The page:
Two weeks after family members went to court to get her hospitalized, an Ada woman on Wednesday, Jan. 4 was charged with threatening to commit an act of terrorism for threats made Monday outside a Kentwood mosque.
With all but her eyes covered, 33-year-old Kari Moss appeared for a video arraignment on the felony charge, which is punishable by up to 20 years in prison.
Moss interrupted the Kentwood District Court judge several times, calling the criminal charge fraudulent and accusing staff at the Kent County Jail of inhumane behavior.
She made it clear she does not want a court-appointed attorney.
“No, I’d like to represent myself,’’ Moss told the court. “I’m a philosophy student.’’
Her mother, who attended Wednesday's arraignment, said her daughter needs mental health treatment, not jail.
“I think the world can see that this is not a normal person; that she is severely mentally ill and she needs to be in the hospital,’’ Charlotte Steigenga said.
Moss had been living with her mother in Ada, but was recently asked to leave due to increasingly erratic behavior, Steigenga said.
Authorities say Moss showed up at the At-Tawheed Islamic Center, 3357 East Paris Avenue SE, about 8:45 a.m. Monday and began asking people entering the building for money.
She did not make it inside, but her comments, including references to a gun and explosives, warranted a call to police, said Dr. Ali Metwalli, who heads the facility.
“She is mentally ill,’’ Metwalli said. “She has a mental sickness and is probably desperate for money. We are known around the community that we help people.’’
A Michigan State Police bomb squad checked items left in the parking lot as well as Moss' car, which was parked in an adjacent strip mall. No weapons or explosives were found.
Kentwood District Court Judge William Kelly set bond at $500,000. Moss told the judge she has no intention of posting bond.
“I cannot pay bond or ask anyone to pay bond for me because interest is forbidden in Islam and I will not pay interest,’’ she said. “I will go to jail for life before I disobey my religion.’’
It is likely her attorney will ask for a mental health evaluation when Moss returns to court next week for a probable cause hearing.
Following today’s arraignment, her mother talked with reporters outside the courtroom to call attention to what she says is a mental health crisis in the United States.
“We want to see the broken system repaired,’’ Steigenga said. “There needs to be much more education in America on mental health issues. And not the fear and the stigma about mental health.’’
In 2012, a petition was approved in Kent County Probate Court to have Moss involuntarily committed to Forest View Psychiatric Hospital following a diagnosis of paranoid schizophrenia, court records show. Moss had been hearing voices and was obsessed with Islam. She also threatened to “commit an unspecified act of terrorism,’’ probate court records show.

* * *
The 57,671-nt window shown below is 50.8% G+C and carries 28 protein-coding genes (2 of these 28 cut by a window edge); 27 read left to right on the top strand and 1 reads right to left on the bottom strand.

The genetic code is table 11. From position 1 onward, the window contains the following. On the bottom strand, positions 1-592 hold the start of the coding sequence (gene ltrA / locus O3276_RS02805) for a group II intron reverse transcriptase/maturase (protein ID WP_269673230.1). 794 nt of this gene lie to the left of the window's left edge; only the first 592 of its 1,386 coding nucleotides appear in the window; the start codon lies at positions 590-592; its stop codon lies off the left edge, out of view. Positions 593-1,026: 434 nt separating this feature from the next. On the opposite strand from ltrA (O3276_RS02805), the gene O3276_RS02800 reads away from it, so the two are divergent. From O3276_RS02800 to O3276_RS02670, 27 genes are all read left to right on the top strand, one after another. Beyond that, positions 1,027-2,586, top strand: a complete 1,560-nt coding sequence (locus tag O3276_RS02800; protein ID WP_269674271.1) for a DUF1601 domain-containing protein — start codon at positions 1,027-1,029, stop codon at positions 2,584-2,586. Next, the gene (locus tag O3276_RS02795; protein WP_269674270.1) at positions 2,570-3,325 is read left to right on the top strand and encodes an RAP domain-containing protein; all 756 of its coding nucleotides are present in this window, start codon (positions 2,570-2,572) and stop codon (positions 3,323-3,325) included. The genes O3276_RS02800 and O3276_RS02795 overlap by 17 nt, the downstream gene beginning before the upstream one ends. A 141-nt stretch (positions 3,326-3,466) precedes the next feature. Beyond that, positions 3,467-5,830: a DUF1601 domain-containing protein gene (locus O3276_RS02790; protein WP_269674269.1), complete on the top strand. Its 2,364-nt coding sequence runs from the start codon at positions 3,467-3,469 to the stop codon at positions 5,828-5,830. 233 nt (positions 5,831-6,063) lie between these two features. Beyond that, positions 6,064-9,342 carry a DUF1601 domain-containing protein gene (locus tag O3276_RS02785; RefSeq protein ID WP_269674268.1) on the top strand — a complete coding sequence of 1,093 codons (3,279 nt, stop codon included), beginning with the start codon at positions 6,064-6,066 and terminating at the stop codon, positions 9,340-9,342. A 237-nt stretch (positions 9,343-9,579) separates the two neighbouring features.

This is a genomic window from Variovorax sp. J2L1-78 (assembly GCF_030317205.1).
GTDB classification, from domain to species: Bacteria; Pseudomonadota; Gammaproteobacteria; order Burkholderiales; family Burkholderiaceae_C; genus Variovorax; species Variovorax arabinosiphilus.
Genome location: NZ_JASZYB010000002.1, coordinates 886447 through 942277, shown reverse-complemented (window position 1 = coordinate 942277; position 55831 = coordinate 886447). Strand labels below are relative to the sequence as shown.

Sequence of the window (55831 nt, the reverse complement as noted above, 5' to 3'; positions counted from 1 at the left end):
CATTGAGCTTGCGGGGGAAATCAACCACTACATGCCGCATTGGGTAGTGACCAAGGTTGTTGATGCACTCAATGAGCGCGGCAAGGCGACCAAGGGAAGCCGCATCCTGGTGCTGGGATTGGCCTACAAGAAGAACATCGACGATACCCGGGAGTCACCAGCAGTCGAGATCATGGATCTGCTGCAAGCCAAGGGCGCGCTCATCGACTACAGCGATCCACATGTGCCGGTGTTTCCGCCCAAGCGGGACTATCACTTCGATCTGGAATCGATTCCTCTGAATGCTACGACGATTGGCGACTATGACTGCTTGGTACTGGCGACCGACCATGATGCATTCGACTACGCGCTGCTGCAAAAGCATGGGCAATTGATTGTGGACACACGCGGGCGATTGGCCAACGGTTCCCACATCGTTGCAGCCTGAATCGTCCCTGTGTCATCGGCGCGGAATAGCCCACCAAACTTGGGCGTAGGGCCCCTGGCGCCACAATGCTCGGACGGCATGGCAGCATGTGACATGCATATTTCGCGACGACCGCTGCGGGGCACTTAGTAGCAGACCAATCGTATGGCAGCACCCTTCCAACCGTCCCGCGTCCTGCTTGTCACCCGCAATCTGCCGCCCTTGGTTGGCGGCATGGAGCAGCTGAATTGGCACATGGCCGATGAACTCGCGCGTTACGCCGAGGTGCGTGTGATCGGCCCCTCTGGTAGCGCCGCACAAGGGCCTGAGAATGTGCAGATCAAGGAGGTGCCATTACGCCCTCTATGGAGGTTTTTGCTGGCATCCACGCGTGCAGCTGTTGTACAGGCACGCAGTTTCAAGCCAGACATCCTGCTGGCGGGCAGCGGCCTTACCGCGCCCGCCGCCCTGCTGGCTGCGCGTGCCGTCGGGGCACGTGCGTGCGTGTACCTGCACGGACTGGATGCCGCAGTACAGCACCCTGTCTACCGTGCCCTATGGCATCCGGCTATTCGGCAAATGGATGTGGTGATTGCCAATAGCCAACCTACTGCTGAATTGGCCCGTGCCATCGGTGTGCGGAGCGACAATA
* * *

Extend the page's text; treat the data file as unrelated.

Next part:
After several months of hospitalization, Moss made significant progress; she improved social skills and started taking creative writing classes, court records show.
Moss in May, 2013 asked that she no longer be under court-ordered guardianship because “she no longer feels she needs a guardian because she has been symptom-free for a year,’’ court records show.
Moss lived in France for several years and underwent mental health treatment there, court records show. It is during her time abroad that Moss became attracted to the Islamic faith, her mother said.
“She was alone and needy,’’ Steigenga said. “She was raised Christian and I always thought it was sort of a rebellion against me. And it’s the eccentric part, the bad part of the Muslim faith. But she is not a devout Muslim.’’
Steigenga on Dec. 21 filed a petition for hospitalization for her daughter, saying that in the previous two weeks Moss had been showing renewed symptoms of mental illness, including isolation from others, a lack of self-care, hoarding food in unsanitary conditions and “increased religious preoccupation,’’ court records show.
The former South Christian High School student lost a job because she had not been showing up for work and was involved in a serious car accident in mid-December, court records show.
During a recent evaluation through Network 180, a determination was made that Moss was “at the brink of a psychosis,’’ her mother said. When Moss was seen by emergency room doctors, they dismissed hospitalization as unnecessary, Steigenga said.
“She showed up at my house in the middle of the night saying ‘see, I told you I was OK,’’’ said Steigenga, a registered nurse. “I’m used to seeing this. That is why I sought intervention, but it didn’t happen.
“So I am the one experiencing her anger right now,’’ Steigenga added. “I will not be the one to be able to help her; it will have to be other people helping Kari right now.’’